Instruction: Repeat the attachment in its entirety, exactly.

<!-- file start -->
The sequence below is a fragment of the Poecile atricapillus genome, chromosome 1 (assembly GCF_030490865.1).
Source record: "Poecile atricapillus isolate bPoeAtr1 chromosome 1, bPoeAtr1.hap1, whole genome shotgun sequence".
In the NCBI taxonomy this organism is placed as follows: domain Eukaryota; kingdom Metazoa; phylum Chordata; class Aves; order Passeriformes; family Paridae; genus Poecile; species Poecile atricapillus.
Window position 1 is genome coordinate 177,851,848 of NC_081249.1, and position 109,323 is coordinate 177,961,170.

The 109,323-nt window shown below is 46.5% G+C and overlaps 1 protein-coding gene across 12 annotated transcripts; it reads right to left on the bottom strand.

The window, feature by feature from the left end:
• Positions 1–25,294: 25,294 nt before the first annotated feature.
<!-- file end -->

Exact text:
The sequence below is a fragment of the Poecile atricapillus genome, chromosome 1 (assembly GCF_030490865.1).
Source record: "Poecile atricapillus isolate bPoeAtr1 chromosome 1, bPoeAtr1.hap1, whole genome shotgun sequence".
In the NCBI taxonomy this organism is placed as follows: domain Eukaryota; kingdom Metazoa; phylum Chordata; class Aves; order Passeriformes; family Paridae; genus Poecile; species Poecile atricapillus.
Window position 1 is genome coordinate 177,851,848 of NC_081249.1, and position 109,323 is coordinate 177,961,170.

The 109,323-nt window shown below is 46.5% G+C and overlaps 1 protein-coding gene across 12 annotated transcripts; it reads right to left on the bottom strand.

The window, feature by feature from the left end:
• Positions 1–25,294: 25,294 nt before the first annotated feature.